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The most important doctrine
you’ve never heard of 

Pastor Paul Naumann • Tacoma, Washington

“Well, that’s your interpretation!” 

Sadly, this is how the conversation sometimes ends when you attempt to discuss the Bible with a friend or acquaintance.

For example, when you cite what Scripture says about creation, or the sacraments, or the natural depravity of man, your friend may very well respond, “That’s your interpretation.” The implication is not only that you are not correct but also that it is impossible to know what is correct. This is a very common response. It is also a tacit denial of one of the cardinal doctrines of the Christian faith–the perspicuity of Scripture.

Perspicuity is a big theological term for a relatively simple teaching.

Perspicuity is a big theological term for a relatively simple teaching–that the Bible is clear. The founders of the Church of the Lutheran Confession echoed the historic teaching of Lutheranism when they stated, in Concerning Church Fellowship, “We say and teach with all conviction that Holy Writ is clear and makes all doctrines and precepts laid down in the inspired Word freely accessible to every reader.”

The teaching that the Bible is clear has never been argued among confessional Lutherans, but it is rejected by nearly every mainline denomination today.

It is easy to understand why. Every other area of life is open to varying interpretations–business, politics, parenting, relationships, marriage, sports, art and literature, to name a few. A fan of Ernest Hemingway may argue that the short story “Big Two-Hearted River” is about a young soldier coming to grips with his experience in war. Another may say it is just a story about fishing. One person’s opinion is just as valid as another’s. It is possible that both may be right.

That’s true about every other book in the world—but is it true about the Bible? When it comes to scriptural teachings, is my interpretation just as valid as yours? Might it even be that we both are right? Is it in fact haughty and arrogant to insist that a certain statement of the Bible means one thing and not another?

When you think about it, all this boils down to a single question: Is the Bible clear? Because, in the final analysis, if the teachings of Scripture are open to varying interpretations, that means that the Bible is not clear.

What does Holy Scripture say of itself? “Your word is a lamp to my feet and a light to my path” (Psalm 119:105). The Bible spreads light, not darkness. God’s Word illumines our understanding, it does not obscure it. It shows us the truth rather than conceals it. Ask yourself: if God’s Word were not clear, how could King David refer to it as a lamp?

In the New Testament Jesus says, “If you abide in My word, you are My disciples indeed, and you shall know the truth, and the truth shall make you free” (John 8:31-32). How could Jesus direct us to abide in His Word if it were impossible to say with certainty what that Word means? How could He promise, “You shall know the truth,” if that Word were open to varying and contradictory interpretations?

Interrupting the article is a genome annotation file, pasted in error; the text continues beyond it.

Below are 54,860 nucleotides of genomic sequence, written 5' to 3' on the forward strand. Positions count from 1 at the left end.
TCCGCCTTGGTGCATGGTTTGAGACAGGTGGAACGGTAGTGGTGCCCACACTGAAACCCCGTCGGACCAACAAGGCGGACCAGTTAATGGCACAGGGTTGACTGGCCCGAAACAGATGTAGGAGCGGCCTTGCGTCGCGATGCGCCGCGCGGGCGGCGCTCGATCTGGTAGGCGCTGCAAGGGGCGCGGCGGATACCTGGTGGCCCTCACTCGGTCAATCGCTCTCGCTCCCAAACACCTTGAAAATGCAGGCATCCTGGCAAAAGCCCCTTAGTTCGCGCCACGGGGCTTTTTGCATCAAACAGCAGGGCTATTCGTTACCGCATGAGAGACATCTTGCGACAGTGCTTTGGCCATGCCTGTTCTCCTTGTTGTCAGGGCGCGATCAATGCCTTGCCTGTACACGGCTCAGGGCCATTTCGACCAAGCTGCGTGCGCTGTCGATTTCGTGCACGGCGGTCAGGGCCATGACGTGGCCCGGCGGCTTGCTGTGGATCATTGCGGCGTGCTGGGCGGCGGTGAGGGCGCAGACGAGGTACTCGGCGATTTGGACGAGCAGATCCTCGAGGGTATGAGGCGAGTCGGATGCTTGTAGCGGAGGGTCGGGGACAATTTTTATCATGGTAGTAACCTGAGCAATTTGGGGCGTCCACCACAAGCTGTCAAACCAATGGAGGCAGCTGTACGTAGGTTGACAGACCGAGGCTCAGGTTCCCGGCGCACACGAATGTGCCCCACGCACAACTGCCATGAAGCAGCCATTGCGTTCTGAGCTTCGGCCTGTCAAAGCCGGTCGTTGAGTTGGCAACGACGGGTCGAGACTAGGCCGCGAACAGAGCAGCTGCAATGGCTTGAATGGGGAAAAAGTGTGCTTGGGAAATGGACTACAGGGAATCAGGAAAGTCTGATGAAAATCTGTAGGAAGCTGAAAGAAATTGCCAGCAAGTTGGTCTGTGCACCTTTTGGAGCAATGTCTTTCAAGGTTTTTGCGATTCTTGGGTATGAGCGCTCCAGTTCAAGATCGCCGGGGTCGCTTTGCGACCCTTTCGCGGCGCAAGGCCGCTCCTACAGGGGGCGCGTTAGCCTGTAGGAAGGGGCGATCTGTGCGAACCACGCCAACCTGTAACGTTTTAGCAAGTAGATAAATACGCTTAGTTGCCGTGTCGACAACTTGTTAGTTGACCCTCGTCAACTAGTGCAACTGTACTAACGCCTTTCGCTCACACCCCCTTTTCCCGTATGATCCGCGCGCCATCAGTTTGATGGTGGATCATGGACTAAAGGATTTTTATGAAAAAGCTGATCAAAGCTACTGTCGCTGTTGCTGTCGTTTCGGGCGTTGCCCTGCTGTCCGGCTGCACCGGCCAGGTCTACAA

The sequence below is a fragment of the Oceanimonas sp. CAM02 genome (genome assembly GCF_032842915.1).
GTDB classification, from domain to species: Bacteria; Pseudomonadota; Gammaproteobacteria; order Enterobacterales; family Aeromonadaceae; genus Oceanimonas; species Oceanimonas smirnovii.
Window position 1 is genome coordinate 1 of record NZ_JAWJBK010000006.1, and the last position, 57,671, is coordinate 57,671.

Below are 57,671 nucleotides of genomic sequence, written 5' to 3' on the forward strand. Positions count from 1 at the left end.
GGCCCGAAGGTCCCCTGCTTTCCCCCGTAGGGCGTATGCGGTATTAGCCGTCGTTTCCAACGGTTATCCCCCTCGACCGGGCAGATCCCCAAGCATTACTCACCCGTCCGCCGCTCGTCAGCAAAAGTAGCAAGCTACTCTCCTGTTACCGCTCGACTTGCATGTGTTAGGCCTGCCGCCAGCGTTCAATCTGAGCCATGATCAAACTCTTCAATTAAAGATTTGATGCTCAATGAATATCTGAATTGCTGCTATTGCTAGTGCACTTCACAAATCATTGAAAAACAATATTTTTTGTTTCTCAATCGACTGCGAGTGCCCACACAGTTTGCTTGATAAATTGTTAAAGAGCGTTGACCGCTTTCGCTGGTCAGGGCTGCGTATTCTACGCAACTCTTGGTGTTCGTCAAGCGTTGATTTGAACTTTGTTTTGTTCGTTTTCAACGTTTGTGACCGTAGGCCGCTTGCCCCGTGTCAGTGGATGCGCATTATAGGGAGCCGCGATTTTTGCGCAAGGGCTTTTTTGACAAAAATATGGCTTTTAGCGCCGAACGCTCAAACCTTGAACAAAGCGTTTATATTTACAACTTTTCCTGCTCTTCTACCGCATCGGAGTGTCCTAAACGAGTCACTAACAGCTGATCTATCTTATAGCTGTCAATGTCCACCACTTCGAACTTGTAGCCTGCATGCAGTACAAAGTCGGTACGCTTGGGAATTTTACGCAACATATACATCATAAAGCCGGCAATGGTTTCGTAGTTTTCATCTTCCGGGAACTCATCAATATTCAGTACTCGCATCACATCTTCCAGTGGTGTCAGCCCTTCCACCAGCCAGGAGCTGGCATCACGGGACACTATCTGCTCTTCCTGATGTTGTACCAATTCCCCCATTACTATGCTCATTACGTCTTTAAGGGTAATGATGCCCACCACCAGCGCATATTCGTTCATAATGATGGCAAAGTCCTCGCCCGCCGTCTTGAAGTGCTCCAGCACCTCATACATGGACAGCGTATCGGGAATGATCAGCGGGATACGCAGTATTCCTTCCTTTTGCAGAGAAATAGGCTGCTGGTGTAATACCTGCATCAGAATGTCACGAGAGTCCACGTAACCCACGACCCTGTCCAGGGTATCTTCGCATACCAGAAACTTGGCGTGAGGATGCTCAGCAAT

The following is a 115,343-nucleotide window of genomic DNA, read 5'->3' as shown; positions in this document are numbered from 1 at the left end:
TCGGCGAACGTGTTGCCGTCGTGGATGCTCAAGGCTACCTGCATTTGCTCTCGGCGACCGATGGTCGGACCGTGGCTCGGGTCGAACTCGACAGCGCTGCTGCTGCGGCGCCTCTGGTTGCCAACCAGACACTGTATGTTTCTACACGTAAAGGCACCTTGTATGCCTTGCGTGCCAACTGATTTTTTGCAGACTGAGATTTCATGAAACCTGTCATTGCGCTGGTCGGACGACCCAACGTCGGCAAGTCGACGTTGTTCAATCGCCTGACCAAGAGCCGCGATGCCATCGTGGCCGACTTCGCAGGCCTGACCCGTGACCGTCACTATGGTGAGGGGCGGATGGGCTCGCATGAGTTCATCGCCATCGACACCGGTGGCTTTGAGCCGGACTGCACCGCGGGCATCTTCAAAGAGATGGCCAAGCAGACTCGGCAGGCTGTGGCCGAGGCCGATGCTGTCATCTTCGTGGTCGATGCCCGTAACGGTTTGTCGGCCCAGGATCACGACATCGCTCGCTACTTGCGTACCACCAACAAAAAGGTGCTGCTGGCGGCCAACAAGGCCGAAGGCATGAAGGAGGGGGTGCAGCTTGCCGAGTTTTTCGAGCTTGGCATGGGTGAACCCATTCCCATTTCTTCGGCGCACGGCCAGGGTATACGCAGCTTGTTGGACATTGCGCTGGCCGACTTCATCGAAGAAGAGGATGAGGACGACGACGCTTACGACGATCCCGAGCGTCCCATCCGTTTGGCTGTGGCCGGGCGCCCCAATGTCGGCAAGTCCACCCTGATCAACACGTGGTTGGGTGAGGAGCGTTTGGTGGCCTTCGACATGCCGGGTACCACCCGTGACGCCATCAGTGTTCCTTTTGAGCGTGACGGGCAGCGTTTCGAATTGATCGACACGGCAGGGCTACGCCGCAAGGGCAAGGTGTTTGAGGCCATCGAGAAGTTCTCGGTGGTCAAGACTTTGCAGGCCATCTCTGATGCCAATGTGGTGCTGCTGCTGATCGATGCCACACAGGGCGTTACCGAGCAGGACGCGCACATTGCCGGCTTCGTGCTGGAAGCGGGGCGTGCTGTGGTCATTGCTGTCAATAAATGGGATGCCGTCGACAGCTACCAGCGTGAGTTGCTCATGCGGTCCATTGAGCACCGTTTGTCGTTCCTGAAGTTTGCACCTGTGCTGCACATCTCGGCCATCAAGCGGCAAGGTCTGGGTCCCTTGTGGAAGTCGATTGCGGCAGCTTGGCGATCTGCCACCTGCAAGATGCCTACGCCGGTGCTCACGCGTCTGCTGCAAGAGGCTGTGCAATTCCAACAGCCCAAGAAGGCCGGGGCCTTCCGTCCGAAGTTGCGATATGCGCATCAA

The Apostle Peter says, “We have the prophetic word confirmed, which you do well to heed as a light that shines in a dark place, until the day dawns and the morning star rises in your hearts” (2 Peter 1:19). Where the Word is, there is light. It is, in fact, the only thing that can bestow the light of spiritual understanding. Martin Luther argued this very passage with Desiderius Erasmus in their famous debate about free will. Luther astutely pointed out that the real root of their disagreement lay in the perspicuity of Scripture, which Luther upheld and Erasmus rejected. Luther wrote, “I say with respect to the whole Scripture, I will not have any part of it called obscure. What we have cited from Peter holds good here, that the word of God is for us ‘a lamp shining in a dark place.’ But if part of this lamp does not shine, it will be a part of the dark place rather than of the lamp itself.”

No, God has not given us an ambiguous Word. In fact, many passages take for granted the fact that the Bible is clear and unambiguous. “For God is not the author of confusion but of peace” (1 Corinthians 14:33). “But as God is faithful, our word to you was not Yes and No” (2 Corinthians 1:18). Thus throughout the Bible.

While the doctrine of perspicuity holds that all the teachings of Scripture can be clearly understood, frail and sinful humans don’t always do so. A particular individual may be ignorant of a certain Bible teaching and require enlightenment from God’s Word. Another may intentionally distort a teaching from Scripture to suit his personal agenda. Both are common occurrences; neither means that the Bible is unclear. Just the opposite is true. Scripture is not the cause of confusion and false teaching, but rather its cure: “The statutes of the Lord are right, rejoicing the heart; The commandment of the Lord is pure, enlightening the eyes” (Psalm 19:8).

As individuals we dare never say, “I cannot be wrong!” However, we can – and must – continue to say, with confessing Christians of every age, “God’s Word cannot be wrong!”